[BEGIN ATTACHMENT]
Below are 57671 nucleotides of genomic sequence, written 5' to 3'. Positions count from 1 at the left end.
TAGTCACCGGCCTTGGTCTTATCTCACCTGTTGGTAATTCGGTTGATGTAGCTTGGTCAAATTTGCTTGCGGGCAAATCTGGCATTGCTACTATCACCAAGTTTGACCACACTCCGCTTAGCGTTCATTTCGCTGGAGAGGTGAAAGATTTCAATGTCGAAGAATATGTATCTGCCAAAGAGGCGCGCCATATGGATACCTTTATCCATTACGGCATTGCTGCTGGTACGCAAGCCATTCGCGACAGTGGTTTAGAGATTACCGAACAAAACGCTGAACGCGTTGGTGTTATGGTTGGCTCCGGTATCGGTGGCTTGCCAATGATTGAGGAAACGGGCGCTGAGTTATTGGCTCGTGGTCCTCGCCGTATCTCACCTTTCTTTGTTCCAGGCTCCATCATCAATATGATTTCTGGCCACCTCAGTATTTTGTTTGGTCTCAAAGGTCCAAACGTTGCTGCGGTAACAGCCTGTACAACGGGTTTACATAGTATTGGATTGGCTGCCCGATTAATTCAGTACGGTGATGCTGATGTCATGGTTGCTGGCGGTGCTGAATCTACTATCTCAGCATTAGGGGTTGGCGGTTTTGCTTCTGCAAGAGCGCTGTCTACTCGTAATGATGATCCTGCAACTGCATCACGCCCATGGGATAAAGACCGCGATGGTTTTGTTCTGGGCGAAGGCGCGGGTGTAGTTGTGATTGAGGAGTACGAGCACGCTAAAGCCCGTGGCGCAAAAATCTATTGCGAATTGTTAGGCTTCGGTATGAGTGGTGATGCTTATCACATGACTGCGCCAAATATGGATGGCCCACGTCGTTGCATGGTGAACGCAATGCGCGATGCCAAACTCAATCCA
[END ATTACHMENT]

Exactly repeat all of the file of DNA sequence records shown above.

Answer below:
Below are 57671 nucleotides of genomic sequence, written 5' to 3'. Positions count from 1 at the left end.
TAGTCACCGGCCTTGGTCTTATCTCACCTGTTGGTAATTCGGTTGATGTAGCTTGGTCAAATTTGCTTGCGGGCAAATCTGGCATTGCTACTATCACCAAGTTTGACCACACTCCGCTTAGCGTTCATTTCGCTGGAGAGGTGAAAGATTTCAATGTCGAAGAATATGTATCTGCCAAAGAGGCGCGCCATATGGATACCTTTATCCATTACGGCATTGCTGCTGGTACGCAAGCCATTCGCGACAGTGGTTTAGAGATTACCGAACAAAACGCTGAACGCGTTGGTGTTATGGTTGGCTCCGGTATCGGTGGCTTGCCAATGATTGAGGAAACGGGCGCTGAGTTATTGGCTCGTGGTCCTCGCCGTATCTCACCTTTCTTTGTTCCAGGCTCCATCATCAATATGATTTCTGGCCACCTCAGTATTTTGTTTGGTCTCAAAGGTCCAAACGTTGCTGCGGTAACAGCCTGTACAACGGGTTTACATAGTATTGGATTGGCTGCCCGATTAATTCAGTACGGTGATGCTGATGTCATGGTTGCTGGCGGTGCTGAATCTACTATCTCAGCATTAGGGGTTGGCGGTTTTGCTTCTGCAAGAGCGCTGTCTACTCGTAATGATGATCCTGCAACTGCATCACGCCCATGGGATAAAGACCGCGATGGTTTTGTTCTGGGCGAAGGCGCGGGTGTAGTTGTGATTGAGGAGTACGAGCACGCTAAAGCCCGTGGCGCAAAAATCTATTGCGAATTGTTAGGCTTCGGTATGAGTGGTGATGCTTATCACATGACTGCGCCAAATATGGATGGCCCACGTCGTTGCATGGTGAACGCAATGCGCGATGCCAAACTCAATCCA